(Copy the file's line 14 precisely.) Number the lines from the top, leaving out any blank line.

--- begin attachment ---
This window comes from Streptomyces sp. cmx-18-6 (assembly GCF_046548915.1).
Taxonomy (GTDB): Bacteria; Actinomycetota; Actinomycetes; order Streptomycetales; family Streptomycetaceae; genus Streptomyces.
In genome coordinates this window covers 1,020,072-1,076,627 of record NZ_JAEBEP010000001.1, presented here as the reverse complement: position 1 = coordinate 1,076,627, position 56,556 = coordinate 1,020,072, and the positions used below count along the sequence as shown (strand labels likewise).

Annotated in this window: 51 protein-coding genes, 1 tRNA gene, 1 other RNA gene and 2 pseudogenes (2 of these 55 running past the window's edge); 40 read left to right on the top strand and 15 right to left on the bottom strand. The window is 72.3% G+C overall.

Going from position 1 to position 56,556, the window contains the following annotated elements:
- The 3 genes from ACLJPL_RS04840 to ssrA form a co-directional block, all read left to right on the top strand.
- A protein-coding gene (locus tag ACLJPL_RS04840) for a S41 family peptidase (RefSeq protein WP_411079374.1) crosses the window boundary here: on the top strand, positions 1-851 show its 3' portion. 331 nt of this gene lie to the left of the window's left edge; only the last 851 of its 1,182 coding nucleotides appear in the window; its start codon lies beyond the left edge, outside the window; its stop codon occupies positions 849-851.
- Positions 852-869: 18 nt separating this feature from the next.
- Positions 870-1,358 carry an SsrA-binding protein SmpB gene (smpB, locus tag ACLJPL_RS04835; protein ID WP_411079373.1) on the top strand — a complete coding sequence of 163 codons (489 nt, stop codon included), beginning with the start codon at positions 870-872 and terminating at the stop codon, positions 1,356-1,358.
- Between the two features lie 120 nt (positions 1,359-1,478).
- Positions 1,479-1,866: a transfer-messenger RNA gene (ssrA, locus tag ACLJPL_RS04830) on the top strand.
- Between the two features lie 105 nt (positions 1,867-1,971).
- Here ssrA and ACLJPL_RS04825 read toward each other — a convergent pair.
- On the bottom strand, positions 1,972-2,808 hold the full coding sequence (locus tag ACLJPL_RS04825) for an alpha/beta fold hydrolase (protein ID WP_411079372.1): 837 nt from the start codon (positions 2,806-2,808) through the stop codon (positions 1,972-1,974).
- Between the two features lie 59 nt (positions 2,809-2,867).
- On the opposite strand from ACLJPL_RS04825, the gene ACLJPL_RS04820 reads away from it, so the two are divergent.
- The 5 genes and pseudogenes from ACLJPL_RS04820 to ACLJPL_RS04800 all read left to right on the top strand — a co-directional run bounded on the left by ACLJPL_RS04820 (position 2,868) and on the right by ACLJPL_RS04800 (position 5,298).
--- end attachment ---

- On the bottom strand, positions 1,972-2,808 hold the full coding sequence (locus tag ACLJPL_RS04825) for an alpha/beta fold hydrolase (protein ID WP_411079372.1): 837 nt from the start codon (positions 2,806-2,808) through the stop codon (positions 1,972-1,974).